Dr. Amy Hebert has a Ph.D. in anatomy and cell biology from the University of Illinois at Chicago. For her doctoral dissertation, she examined neurogenesis in a virally induced (TMEV) mouse model of multiple sclerosis (MS). The goal was to understand how the virus affected neural stem cells and their ability to become oligodendrocytes, with the hopes of further understanding why remyelination is limited in MS.
Dr. Hebert is currently interested in pedagogy research focused around improving student learning outcomes through introduction of active learning, student driven activities, and other new teaching techniques. She is also interested in developing new assessment tools to further evaluate the addition of new pedagogy in the classroom.
- BIO 107 and 108 Human Anatomy and Physiology
- BIO 104 Human Biology
- Caspase 1 mediated cell death leads to impaired oligodendrogenesis following TMEV infection. Hebert, A; Pituch K; Cantuti-Castelvetri, L; Givogri MI; Ulloa V; Lipton, H and Bongarzone, ER1. In preparation.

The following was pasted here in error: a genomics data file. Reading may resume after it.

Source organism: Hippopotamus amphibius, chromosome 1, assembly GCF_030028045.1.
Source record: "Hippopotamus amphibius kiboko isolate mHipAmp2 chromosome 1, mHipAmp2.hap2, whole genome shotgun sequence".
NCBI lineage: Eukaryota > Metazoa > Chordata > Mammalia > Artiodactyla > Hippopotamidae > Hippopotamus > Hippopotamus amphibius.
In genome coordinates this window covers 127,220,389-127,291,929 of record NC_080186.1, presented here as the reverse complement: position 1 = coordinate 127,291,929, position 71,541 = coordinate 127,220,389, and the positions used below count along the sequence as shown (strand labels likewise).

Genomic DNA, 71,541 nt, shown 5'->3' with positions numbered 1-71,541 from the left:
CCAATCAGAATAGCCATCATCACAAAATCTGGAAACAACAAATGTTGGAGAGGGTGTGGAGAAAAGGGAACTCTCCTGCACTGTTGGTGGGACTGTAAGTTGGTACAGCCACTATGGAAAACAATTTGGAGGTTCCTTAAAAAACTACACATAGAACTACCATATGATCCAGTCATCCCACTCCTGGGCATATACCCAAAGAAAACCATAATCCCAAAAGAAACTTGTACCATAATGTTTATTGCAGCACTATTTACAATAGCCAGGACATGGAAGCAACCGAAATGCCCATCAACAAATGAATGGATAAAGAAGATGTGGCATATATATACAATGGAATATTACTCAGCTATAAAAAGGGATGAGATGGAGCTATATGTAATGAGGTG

- The Sphingolipid Psychosine Inhibits Fast Axonal Transport in Krabbe Disease by Activation of GSK3β and Deregulation of Molecular Motors. Cantuti Castelvetri L, Givogri MI, Hebert A, Smith B, Song Y, Kaminska A, Lopez-Rosas A, Morfini G, Pigino G, Sands M, Brady ST, Bongarzone ER. J Neurosci. 2013 Jun 12;33(24):10048-56
- BMPR1a and BMPR1b signaling exert opposing effects on gliosis after spinal cord injury. Sahni V, Mukhopadhyay A, Tysseling V, Hebert A, Birch D, Mcguire TL, Stupp SI, Kessler JA. J Neurosci. 2010 Feb 3;30(5):1839-55
- Self-assembling peptide amphiphile promotes plasticity of serotonergic fibers following spinal cord injury. Tysseling VM, Sahni V, Pashuck ET, Birch D, Hebert A, Czeisler C, Stupp SI, Kessler JA. J Neurosci Res. 2010 Nov 1;88(14):3161-70